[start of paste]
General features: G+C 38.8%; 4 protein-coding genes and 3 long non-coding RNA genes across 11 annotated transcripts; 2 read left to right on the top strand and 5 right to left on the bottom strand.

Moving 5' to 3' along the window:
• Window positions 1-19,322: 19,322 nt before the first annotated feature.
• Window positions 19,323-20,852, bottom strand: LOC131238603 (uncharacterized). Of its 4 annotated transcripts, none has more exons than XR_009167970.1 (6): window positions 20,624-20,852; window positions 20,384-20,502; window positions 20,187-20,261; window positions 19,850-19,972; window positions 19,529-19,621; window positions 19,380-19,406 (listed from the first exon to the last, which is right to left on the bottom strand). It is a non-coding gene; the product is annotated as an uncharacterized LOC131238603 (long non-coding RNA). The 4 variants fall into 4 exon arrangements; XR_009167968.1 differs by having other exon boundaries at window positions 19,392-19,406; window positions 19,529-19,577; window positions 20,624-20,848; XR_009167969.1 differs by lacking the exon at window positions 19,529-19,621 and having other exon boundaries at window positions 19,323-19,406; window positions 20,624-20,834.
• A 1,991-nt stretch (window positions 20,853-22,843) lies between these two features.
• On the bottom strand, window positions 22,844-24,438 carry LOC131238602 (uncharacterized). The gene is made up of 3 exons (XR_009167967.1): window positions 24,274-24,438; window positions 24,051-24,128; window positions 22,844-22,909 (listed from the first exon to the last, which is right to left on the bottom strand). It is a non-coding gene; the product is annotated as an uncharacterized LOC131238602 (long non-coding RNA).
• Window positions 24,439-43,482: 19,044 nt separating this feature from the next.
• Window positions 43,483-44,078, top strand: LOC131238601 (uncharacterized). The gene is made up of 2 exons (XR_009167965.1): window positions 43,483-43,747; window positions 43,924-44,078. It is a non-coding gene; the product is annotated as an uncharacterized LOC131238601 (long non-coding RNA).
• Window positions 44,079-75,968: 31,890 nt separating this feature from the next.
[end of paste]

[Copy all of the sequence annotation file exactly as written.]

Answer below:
General features: G+C 38.8%; 4 protein-coding genes and 3 long non-coding RNA genes across 11 annotated transcripts; 2 read left to right on the top strand and 5 right to left on the bottom strand.

Moving 5' to 3' along the window:
• Window positions 1-19,322: 19,322 nt before the first annotated feature.
• Window positions 19,323-20,852, bottom strand: LOC131238603 (uncharacterized). Of its 4 annotated transcripts, none has more exons than XR_009167970.1 (6): window positions 20,624-20,852; window positions 20,384-20,502; window positions 20,187-20,261; window positions 19,850-19,972; window positions 19,529-19,621; window positions 19,380-19,406 (listed from the first exon to the last, which is right to left on the bottom strand). It is a non-coding gene; the product is annotated as an uncharacterized LOC131238603 (long non-coding RNA). The 4 variants fall into 4 exon arrangements; XR_009167968.1 differs by having other exon boundaries at window positions 19,392-19,406; window positions 19,529-19,577; window positions 20,624-20,848; XR_009167969.1 differs by lacking the exon at window positions 19,529-19,621 and having other exon boundaries at window positions 19,323-19,406; window positions 20,624-20,834.
• A 1,991-nt stretch (window positions 20,853-22,843) lies between these two features.
• On the bottom strand, window positions 22,844-24,438 carry LOC131238602 (uncharacterized). The gene is made up of 3 exons (XR_009167967.1): window positions 24,274-24,438; window positions 24,051-24,128; window positions 22,844-22,909 (listed from the first exon to the last, which is right to left on the bottom strand). It is a non-coding gene; the product is annotated as an uncharacterized LOC131238602 (long non-coding RNA).
• Window positions 24,439-43,482: 19,044 nt separating this feature from the next.
• Window positions 43,483-44,078, top strand: LOC131238601 (uncharacterized). The gene is made up of 2 exons (XR_009167965.1): window positions 43,483-43,747; window positions 43,924-44,078. It is a non-coding gene; the product is annotated as an uncharacterized LOC131238601 (long non-coding RNA).
• Window positions 44,079-75,968: 31,890 nt separating this feature from the next.